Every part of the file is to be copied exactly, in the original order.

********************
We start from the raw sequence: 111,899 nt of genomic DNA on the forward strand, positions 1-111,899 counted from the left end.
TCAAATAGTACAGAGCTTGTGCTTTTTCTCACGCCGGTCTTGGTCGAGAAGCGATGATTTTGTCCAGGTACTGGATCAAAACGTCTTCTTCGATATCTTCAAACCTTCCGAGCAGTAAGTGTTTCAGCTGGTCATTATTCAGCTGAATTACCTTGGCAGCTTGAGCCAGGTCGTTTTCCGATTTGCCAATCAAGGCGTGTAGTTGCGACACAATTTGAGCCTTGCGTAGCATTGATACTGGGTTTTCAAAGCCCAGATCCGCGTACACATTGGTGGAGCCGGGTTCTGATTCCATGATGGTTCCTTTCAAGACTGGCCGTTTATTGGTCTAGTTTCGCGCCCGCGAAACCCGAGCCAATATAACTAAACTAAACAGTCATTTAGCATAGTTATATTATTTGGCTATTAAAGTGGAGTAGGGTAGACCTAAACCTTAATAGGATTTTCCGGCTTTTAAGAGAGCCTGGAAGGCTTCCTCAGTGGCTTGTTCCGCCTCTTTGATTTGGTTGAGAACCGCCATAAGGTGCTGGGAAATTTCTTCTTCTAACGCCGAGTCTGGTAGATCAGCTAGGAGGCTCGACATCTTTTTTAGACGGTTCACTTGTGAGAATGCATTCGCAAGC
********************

We start from the raw sequence: 111,899 nt of genomic DNA on the forward strand, positions 1-111,899 counted from the left end.
TCAAATAGTACAGAGCTTGTGCTTTTTCTCACGCCGGTCTTGGTCGAGAAGCGATGATTTTGTCCAGGTACTGGATCAAAACGTCTTCTTCGATATCTTCAAACCTTCCGAGCAGTAAGTGTTTCAGCTGGTCATTATTCAGCTGAATTACCTTGGCAGCTTGAGCCAGGTCGTTTTCCGATTTGCCAATCAAGGCGTGTAGTTGCGACACAATTTGAGCCTTGCGTAGCATTGATACTGGGTTTTCAAAGCCCAGATCCGCGTACACATTGGTGGAGCCGGGTTCTGATTCCATGATGGTTCCTTTCAAGACTGGCCGTTTATTGGTCTAGTTTCGCGCCCGCGAAACCCGAGCCAATATAACTAAACTAAACAGTCATTTAGCATAGTTATATTATTTGGCTATTAAAGTGGAGTAGGGTAGACCTAAACCTTAATAGGATTTTCCGGCTTTTAAGAGAGCCTGGAAGGCTTCCTCAGTGGCTTGTTCCGCCTCTTTGATTTGGTTGAGAACCGCCATAAGGTGCTGGGAAATTTCTTCTTCTAACGCCGAGTCTGGTAGATCAGCTAGGAGGCTCGACATCTTTTTTAGACGGTTCACTTGTGAGAATGCATTCGCAAGC